20-105 lbs OHS
20-1.5 Pood KB Swings
20-20 inch Box Jumps
1:00 rest after 1st round, 2:00 after 2nd, 3:00 after 3rd, 4:00 after 4th.
From The New York Times
First Pull-Ups, Then Combat, Marines Say
The Marine Corps, which promotes itself as the most hard-bodied service, has started toughening up its standards for women.
WASHINGTON — How many pull-ups does it take to make a female Marine?
The answer, starting next January: a minimum of three, the same number required of male Marines.
If anyone thought the military’s decision to allow women into combat units would lead to exceptions for women when it came to fitness and physical strength, this is one service’s “gender neutral” answer — or at least part of the answer.
Like the men, women will have to perform the exercises on the Marine Corps’s annual physical fitness test as “dead hang” pull-ups, without the benefit of the momentum from a lower-body swing. Like the men, women can do the pull-ups underhanded or overhanded, as long as their chins break the plane of the bar.
The new requirement replaces the old “flexed arm hang” for women, in place since 1975, which had to be held for a minimum of 15 seconds.
“The physical requirements of female Marines, commensurate with their roles, have increased greatly since 1975,” said Col. Sean D. Gibson, a spokesman for the Marine Corps Combat Development Command in Quantico, Va. “The pull-up is a better test of muscular strength.”
But the new Marine Corps regulations are just part of a sweeping re-examination of fitness standards in the military that Defense Secretary Leon E. Panetta’s announcement last week ending the ban on women in combat only accelerated.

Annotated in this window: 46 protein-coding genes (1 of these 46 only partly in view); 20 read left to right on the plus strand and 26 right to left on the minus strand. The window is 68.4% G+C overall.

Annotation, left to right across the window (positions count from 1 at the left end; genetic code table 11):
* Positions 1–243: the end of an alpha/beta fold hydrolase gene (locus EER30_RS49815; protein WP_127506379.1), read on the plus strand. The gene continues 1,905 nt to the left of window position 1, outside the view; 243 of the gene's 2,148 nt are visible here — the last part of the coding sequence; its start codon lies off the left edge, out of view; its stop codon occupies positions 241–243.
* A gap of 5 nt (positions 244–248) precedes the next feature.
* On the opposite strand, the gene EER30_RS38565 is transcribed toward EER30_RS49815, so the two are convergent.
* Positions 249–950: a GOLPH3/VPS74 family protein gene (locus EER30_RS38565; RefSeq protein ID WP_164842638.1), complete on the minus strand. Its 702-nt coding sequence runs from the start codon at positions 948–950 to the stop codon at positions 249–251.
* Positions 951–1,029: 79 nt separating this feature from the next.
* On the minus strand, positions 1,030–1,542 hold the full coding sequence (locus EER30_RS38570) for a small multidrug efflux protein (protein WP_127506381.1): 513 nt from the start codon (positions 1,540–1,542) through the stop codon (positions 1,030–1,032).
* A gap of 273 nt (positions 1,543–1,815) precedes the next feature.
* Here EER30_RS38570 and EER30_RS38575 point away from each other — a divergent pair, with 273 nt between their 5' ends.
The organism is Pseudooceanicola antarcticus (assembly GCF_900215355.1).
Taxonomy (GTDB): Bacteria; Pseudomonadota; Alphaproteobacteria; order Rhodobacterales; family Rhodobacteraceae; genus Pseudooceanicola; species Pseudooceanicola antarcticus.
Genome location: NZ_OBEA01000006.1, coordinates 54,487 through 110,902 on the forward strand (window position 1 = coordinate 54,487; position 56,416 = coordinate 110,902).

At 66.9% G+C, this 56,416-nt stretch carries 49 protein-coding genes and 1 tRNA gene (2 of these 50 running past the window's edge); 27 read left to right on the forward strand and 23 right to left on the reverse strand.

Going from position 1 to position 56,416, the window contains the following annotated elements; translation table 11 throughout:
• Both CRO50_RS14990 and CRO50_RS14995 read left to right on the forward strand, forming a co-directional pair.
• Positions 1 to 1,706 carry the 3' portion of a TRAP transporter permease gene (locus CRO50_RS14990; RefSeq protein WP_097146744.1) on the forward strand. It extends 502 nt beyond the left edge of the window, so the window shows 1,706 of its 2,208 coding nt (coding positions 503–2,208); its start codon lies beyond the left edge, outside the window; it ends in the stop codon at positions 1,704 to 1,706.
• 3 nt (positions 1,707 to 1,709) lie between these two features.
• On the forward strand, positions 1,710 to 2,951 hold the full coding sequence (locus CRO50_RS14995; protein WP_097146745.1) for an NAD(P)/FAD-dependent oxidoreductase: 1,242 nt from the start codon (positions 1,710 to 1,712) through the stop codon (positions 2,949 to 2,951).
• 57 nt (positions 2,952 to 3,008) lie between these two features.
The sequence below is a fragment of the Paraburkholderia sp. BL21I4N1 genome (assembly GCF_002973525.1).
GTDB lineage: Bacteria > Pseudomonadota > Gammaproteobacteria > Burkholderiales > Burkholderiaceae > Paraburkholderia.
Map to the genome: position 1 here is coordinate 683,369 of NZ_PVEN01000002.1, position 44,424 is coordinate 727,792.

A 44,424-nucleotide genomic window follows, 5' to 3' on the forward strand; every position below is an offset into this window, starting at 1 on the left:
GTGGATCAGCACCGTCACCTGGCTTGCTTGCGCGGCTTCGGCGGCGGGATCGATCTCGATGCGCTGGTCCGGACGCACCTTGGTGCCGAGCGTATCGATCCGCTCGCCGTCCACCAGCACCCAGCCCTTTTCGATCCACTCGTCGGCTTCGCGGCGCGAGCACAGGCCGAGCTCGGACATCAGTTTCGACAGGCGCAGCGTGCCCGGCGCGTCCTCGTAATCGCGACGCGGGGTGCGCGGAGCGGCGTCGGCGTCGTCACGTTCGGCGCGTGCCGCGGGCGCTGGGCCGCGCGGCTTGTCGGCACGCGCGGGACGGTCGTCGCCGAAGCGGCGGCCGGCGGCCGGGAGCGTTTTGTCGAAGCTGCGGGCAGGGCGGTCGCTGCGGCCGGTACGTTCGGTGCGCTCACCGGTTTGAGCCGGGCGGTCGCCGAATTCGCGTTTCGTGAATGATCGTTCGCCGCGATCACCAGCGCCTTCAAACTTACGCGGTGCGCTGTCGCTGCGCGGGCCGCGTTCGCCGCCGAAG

As it stands now, service members face a gantlet of overlapping fitness tests throughout the vast sprawl of the American military, from initial ones that recruits have to pass to annual fitness (and weight) tests to specific physical requirements that must be met for combat jobs.
The Pentagon says it will not lower standards for women, but is nonetheless reviewing the requirements for hundreds of what are called military occupational specialties to see if they actually match up with the demands of each job.
Some combat jobs that might open to women may require them to meet only specific requirements rather than a wide range of fitness standards.
“We’re going to ensure that our tank crewmen are fully capable of removing 50-pound projectiles from the ammunition rack and loading them into the main gun in a sustained manner in a combat situation,” said George Wright, an Army spokesman.
But for now, the Army has no immediate plans to change its sex-adjusted recruitment and annual fitness tests, even though the Marine Corps, which tenaciously promotes itself as the most hard-bodied service, has started to toughen up its standards for women.
But even for the pull-ups, the Marines are still making some exceptions. To get a perfect grade, women will have to do only 8, compared with the 20 required for men.